The Ordnance Survey Maps 1833-1846

By the early 19th century, it was becoming clear to the British Parliament that Ireland's local taxation system, the "County Cess" was outdated and unusable. The County Cess was based on ancient land units called townlands. For centuries, townlands were the framework of society throughout Ireland; they were how local communities identified themselves. The main problem however was that whilst the names and limits of the townlands were reasonably well known, the exact acreage (land measurement) and consequently, the rateable value were uncertain.

In 1824 the director of the Ordnance Survey (OS) Lt. Colonel Thomas Colby was authorised by Parliament to undertake a survey of all Ireland at a scale of 6 inches to a mile as part of the planned reform of taxation. In 1825 a new government boundary department was created under the direction of Richard Griffith. Their job was to ascertain and sketch all townland, parish, barony and county boundaries and then accurately measure the acreages.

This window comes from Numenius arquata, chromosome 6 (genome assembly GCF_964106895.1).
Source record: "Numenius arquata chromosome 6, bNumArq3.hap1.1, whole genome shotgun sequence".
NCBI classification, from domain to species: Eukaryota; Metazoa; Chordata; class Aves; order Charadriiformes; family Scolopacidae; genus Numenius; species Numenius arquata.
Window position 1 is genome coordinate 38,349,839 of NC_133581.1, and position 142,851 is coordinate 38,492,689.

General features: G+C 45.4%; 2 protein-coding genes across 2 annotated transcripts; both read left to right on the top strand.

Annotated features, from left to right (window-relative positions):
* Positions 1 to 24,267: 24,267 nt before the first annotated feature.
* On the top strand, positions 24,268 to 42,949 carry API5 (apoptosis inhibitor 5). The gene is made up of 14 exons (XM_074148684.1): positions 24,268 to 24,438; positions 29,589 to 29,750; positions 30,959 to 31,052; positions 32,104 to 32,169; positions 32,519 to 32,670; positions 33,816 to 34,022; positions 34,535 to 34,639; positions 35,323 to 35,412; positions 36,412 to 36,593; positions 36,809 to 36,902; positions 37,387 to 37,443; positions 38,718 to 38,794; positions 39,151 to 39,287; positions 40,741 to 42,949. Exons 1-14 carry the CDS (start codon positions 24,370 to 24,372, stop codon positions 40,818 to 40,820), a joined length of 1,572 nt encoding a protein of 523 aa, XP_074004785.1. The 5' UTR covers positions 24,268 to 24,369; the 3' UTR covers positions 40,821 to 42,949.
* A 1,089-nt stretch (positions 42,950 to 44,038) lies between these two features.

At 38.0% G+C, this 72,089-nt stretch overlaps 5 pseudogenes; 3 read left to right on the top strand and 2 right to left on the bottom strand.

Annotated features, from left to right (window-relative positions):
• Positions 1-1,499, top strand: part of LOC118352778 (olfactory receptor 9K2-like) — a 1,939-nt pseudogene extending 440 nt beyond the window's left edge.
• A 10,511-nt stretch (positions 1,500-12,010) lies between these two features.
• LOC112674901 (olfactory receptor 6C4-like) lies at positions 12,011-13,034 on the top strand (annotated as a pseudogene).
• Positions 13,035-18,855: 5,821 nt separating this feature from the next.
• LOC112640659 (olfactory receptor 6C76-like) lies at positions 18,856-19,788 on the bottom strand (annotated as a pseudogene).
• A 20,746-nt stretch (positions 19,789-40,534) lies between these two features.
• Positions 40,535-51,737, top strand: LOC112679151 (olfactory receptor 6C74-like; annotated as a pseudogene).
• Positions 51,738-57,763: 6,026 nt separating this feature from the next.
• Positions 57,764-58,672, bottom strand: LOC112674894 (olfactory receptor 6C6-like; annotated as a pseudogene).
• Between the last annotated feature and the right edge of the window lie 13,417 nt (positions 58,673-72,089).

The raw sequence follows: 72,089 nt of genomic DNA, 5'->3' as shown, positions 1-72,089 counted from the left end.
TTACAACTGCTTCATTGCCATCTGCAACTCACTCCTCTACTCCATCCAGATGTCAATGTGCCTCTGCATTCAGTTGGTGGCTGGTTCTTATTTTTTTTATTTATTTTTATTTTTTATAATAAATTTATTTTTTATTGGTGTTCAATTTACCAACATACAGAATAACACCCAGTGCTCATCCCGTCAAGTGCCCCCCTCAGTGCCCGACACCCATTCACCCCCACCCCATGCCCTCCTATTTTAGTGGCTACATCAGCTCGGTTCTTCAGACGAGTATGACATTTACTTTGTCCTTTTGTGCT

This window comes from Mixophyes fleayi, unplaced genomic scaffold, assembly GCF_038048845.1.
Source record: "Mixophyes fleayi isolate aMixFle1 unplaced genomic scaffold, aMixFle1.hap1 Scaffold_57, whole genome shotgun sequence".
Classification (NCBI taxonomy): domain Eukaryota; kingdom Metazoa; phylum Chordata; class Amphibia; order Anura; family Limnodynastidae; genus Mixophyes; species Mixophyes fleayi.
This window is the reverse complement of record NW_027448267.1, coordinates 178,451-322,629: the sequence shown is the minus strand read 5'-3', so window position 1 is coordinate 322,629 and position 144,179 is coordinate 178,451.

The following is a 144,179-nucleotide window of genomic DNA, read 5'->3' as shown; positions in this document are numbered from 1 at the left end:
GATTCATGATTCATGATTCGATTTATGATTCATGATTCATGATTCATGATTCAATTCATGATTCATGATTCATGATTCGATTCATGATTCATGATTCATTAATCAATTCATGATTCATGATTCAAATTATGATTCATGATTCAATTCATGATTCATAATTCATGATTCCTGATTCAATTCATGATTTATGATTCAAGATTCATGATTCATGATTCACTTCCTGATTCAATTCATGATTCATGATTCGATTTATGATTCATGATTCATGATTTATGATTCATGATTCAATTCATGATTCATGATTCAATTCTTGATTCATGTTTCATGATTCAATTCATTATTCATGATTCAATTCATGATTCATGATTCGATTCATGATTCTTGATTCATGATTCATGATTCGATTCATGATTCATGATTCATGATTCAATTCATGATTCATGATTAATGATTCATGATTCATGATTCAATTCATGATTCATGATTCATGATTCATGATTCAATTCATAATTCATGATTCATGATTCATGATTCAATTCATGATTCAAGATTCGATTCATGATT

Many technical advances and innovations were developed during the 6-inch survey of Ireland, as it was the first time an entire country had been mapped at such a large scale. These advances and the quality of the engraving meant that when the maps were published between 1833 and 1846, they were arguably the most detailed, accurate and beautiful ever produced.

previousPrevious - Moville and the emigrant ships
Next - The Co Donegal Historical Societynext